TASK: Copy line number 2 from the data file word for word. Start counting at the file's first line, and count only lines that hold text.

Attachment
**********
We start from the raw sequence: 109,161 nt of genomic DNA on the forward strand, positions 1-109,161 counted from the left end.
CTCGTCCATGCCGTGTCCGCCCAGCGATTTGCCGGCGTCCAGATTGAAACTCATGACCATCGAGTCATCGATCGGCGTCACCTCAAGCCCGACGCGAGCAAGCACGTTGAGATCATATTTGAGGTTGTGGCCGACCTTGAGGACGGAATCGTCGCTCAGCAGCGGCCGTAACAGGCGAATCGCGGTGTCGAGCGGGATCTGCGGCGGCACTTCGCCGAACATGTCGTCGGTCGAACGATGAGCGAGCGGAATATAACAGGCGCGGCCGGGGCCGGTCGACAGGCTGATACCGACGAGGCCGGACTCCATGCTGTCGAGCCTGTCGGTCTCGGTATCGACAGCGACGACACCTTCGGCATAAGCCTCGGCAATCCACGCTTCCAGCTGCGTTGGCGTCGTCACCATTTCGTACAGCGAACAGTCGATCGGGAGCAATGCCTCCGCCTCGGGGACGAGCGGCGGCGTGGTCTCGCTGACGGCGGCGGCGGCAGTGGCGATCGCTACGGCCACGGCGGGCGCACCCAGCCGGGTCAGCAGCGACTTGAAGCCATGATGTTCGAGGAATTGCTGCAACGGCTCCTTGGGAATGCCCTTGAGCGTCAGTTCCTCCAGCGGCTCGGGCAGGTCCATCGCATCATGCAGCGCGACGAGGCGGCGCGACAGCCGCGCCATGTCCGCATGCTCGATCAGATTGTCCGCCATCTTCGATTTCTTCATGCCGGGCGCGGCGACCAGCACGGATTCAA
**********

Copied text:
CTCGTCCATGCCGTGTCCGCCCAGCGATTTGCCGGCGTCCAGATTGAAACTCATGACCATCGAGTCATCGATCGGCGTCACCTCAAGCCCGACGCGAGCAAGCACGTTGAGATCATATTTGAGGTTGTGGCCGACCTTGAGGACGGAATCGTCGCTCAGCAGCGGCCGTAACAGGCGAATCGCGGTGTCGAGCGGGATCTGCGGCGGCACTTCGCCGAACATGTCGTCGGTCGAACGATGAGCGAGCGGAATATAACAGGCGCGGCCGGGGCCGGTCGACAGGCTGATACCGACGAGGCCGGACTCCATGCTGTCGAGCCTGTCGGTCTCGGTATCGACAGCGACGACACCTTCGGCATAAGCCTCGGCAATCCACGCTTCCAGCTGCGTTGGCGTCGTCACCATTTCGTACAGCGAACAGTCGATCGGGAGCAATGCCTCCGCCTCGGGGACGAGCGGCGGCGTGGTCTCGCTGACGGCGGCGGCGGCAGTGGCGATCGCTACGGCCACGGCGGGCGCACCCAGCCGGGTCAGCAGCGACTTGAAGCCATGATGTTCGAGGAATTGCTGCAACGGCTCCTTGGGAATGCCCTTGAGCGTCAGTTCCTCCAGCGGCTCGGGCAGGTCCATCGCATCATGCAGCGCGACGAGGCGGCGCGACAGCCGCGCCATGTCCGCATGCTCGATCAGATTGTCCGCCATCTTCGATTTCTTCATGCCGGGCGCGGCGACCAGCACGGATTCAA